1

So I'm taking a class where the project is to create a new embedded language. We are using OCaml for the compiler, so I was looking for a way to interface with AVR or its C library in such a way as I can write programs in my language, then compile and somehow get it on the arduino I have. I was curious if there's a library for OCaml or some sort of white paper for interfacing with the board at a high level or even at a low level where I can get this to work.

2

I have no experience with OCaml or with writing compilers, but I would suggest that you first learn how to program the Arduino, then teach your compiler to do so.

You may start by using the Arduino IDE and a couple basic tutorials. There is an option in the IDE for displaying all the commands it runs to get your program compiled and linked. Take note of these commands, then throw the IDE away. Alternatively, you can download one of the few Arduino Makefiles that float around the Web.

You will see that the basic toolset you need is the following:

  • The AVR flavor of GNU GCC and the binutils. This allows you to program the AVR in assembly, C and C++. Calling these tools from your own compiler should be as easy as calling them from the command-line.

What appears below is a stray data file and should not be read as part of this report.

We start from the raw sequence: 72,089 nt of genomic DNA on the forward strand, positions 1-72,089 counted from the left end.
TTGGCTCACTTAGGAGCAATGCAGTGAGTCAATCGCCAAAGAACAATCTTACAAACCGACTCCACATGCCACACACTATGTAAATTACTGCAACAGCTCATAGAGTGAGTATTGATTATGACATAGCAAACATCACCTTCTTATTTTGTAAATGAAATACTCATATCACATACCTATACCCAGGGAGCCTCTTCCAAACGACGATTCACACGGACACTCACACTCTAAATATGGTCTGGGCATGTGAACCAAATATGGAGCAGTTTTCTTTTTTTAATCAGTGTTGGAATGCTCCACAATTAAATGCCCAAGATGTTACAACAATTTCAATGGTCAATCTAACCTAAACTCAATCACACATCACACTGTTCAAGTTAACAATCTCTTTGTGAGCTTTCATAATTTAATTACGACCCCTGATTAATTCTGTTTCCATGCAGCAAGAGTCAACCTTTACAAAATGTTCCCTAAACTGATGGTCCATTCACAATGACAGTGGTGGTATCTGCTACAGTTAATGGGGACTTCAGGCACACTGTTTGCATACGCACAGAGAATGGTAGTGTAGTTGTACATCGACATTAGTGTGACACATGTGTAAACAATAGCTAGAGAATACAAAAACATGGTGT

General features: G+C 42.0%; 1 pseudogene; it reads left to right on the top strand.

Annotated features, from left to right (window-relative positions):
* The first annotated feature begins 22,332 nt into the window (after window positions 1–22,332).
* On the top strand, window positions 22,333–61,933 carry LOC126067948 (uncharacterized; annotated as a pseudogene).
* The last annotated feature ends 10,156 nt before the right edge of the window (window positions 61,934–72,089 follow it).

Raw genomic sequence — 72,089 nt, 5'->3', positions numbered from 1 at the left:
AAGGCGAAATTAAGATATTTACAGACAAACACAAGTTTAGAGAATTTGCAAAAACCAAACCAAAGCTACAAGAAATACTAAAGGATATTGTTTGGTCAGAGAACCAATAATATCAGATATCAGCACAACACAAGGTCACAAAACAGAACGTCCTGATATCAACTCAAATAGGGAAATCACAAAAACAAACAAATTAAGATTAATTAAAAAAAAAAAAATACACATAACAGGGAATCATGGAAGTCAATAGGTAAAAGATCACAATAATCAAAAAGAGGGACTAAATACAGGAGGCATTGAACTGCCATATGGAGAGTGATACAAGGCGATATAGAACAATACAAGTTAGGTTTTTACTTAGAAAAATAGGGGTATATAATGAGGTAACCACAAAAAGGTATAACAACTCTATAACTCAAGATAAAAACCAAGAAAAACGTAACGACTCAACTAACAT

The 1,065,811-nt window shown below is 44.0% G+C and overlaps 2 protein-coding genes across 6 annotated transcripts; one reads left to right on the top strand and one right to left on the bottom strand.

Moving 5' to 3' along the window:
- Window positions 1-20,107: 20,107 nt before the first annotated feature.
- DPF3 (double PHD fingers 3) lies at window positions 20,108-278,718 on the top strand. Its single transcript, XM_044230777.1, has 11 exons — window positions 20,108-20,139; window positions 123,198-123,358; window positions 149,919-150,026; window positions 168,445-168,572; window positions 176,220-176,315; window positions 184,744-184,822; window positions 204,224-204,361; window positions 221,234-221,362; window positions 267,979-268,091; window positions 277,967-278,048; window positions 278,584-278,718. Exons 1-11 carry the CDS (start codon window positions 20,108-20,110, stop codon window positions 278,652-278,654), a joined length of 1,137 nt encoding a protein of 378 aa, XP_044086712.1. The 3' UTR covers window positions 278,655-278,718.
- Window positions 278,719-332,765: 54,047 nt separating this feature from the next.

• The avr-libc, which is a port of the libc for the AVR, together with some AVR-specific stuff, and the C runtime. It does not provide a hardware abstraction layer.
  • The Arduino core library, a beginner-oriented C++ library built on top of avr-libc. It does provide a hardware abstraction layer and is source-level compatible with non-AVR based Arduinos.

In terms of language and API, your main choices are: AVR assembly, C + avr-libc, C++ + avr-libc, C++ + Arduino core + avr-libc. There are others, of course, these are just the better known. Pick your favorite, learn how to use it, then teach your compiler.

1

The OCAML compiler can emit C code and the Arduino IDE takes C code, so in theory it is possible.

You would need to get the OCAML runtime code ported over to the Arduino IDE. At very least, I think this would be a lot of work. At worst, the Arduino might not have enough memory to support it.

  • 1
    You don't need the Arduino IDE to compile Arduino code: just call avr-g++, like the IDE itself does. – Edgar Bonet Jun 13 '15 at 14:03

Your Answer

By clicking “Post Your Answer”, you agree to our terms of service, privacy policy and cookie policy

Not the answer you're looking for? Browse other questions tagged or ask your own question.